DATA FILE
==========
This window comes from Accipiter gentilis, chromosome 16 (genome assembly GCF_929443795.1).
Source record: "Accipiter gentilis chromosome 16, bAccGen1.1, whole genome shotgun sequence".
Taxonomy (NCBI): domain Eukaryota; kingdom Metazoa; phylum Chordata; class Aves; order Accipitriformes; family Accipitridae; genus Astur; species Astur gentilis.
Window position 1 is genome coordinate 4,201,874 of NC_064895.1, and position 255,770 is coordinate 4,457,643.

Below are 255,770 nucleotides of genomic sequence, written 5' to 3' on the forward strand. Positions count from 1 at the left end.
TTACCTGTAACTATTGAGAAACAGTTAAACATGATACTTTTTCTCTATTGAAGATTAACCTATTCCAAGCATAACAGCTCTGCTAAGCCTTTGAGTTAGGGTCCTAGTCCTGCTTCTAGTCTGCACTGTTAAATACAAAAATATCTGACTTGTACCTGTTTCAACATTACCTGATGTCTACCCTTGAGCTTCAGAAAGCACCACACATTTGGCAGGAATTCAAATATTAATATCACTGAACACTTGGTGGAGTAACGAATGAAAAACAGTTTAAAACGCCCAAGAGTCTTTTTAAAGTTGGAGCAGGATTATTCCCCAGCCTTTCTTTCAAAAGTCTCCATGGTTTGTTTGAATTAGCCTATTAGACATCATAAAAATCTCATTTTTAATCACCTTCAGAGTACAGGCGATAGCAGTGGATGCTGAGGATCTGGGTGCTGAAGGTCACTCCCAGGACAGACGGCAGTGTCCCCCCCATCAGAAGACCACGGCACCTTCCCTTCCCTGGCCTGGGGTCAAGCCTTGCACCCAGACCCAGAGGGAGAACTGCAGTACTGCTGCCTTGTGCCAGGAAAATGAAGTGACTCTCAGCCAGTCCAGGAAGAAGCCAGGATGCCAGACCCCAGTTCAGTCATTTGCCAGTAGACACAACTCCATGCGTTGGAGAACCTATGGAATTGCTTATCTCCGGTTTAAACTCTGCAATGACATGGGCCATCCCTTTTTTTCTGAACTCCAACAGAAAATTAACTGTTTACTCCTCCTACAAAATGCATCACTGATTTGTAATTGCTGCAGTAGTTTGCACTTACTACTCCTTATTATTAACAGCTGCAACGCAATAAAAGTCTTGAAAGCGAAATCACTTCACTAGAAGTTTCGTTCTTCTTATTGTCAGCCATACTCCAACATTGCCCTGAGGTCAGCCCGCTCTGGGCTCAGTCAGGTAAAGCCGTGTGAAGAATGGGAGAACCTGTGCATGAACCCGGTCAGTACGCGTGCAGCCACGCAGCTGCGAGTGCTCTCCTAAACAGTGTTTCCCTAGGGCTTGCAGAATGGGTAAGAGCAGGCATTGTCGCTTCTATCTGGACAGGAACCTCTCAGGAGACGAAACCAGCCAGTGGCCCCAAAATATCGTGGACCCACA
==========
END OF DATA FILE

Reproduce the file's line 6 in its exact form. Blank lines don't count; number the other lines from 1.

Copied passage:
TTACCTGTAACTATTGAGAAACAGTTAAACATGATACTTTTTCTCTATTGAAGATTAACCTATTCCAAGCATAACAGCTCTGCTAAGCCTTTGAGTTAGGGTCCTAGTCCTGCTTCTAGTCTGCACTGTTAAATACAAAAATATCTGACTTGTACCTGTTTCAACATTACCTGATGTCTACCCTTGAGCTTCAGAAAGCACCACACATTTGGCAGGAATTCAAATATTAATATCACTGAACACTTGGTGGAGTAACGAATGAAAAACAGTTTAAAACGCCCAAGAGTCTTTTTAAAGTTGGAGCAGGATTATTCCCCAGCCTTTCTTTCAAAAGTCTCCATGGTTTGTTTGAATTAGCCTATTAGACATCATAAAAATCTCATTTTTAATCACCTTCAGAGTACAGGCGATAGCAGTGGATGCTGAGGATCTGGGTGCTGAAGGTCACTCCCAGGACAGACGGCAGTGTCCCCCCCATCAGAAGACCACGGCACCTTCCCTTCCCTGGCCTGGGGTCAAGCCTTGCACCCAGACCCAGAGGGAGAACTGCAGTACTGCTGCCTTGTGCCAGGAAAATGAAGTGACTCTCAGCCAGTCCAGGAAGAAGCCAGGATGCCAGACCCCAGTTCAGTCATTTGCCAGTAGACACAACTCCATGCGTTGGAGAACCTATGGAATTGCTTATCTCCGGTTTAAACTCTGCAATGACATGGGCCATCCCTTTTTTTCTGAACTCCAACAGAAAATTAACTGTTTACTCCTCCTACAAAATGCATCACTGATTTGTAATTGCTGCAGTAGTTTGCACTTACTACTCCTTATTATTAACAGCTGCAACGCAATAAAAGTCTTGAAAGCGAAATCACTTCACTAGAAGTTTCGTTCTTCTTATTGTCAGCCATACTCCAACATTGCCCTGAGGTCAGCCCGCTCTGGGCTCAGTCAGGTAAAGCCGTGTGAAGAATGGGAGAACCTGTGCATGAACCCGGTCAGTACGCGTGCAGCCACGCAGCTGCGAGTGCTCTCCTAAACAGTGTTTCCCTAGGGCTTGCAGAATGGGTAAGAGCAGGCATTGTCGCTTCTATCTGGACAGGAACCTCTCAGGAGACGAAACCAGCCAGTGGCCCCAAAATATCGTGGACCCACA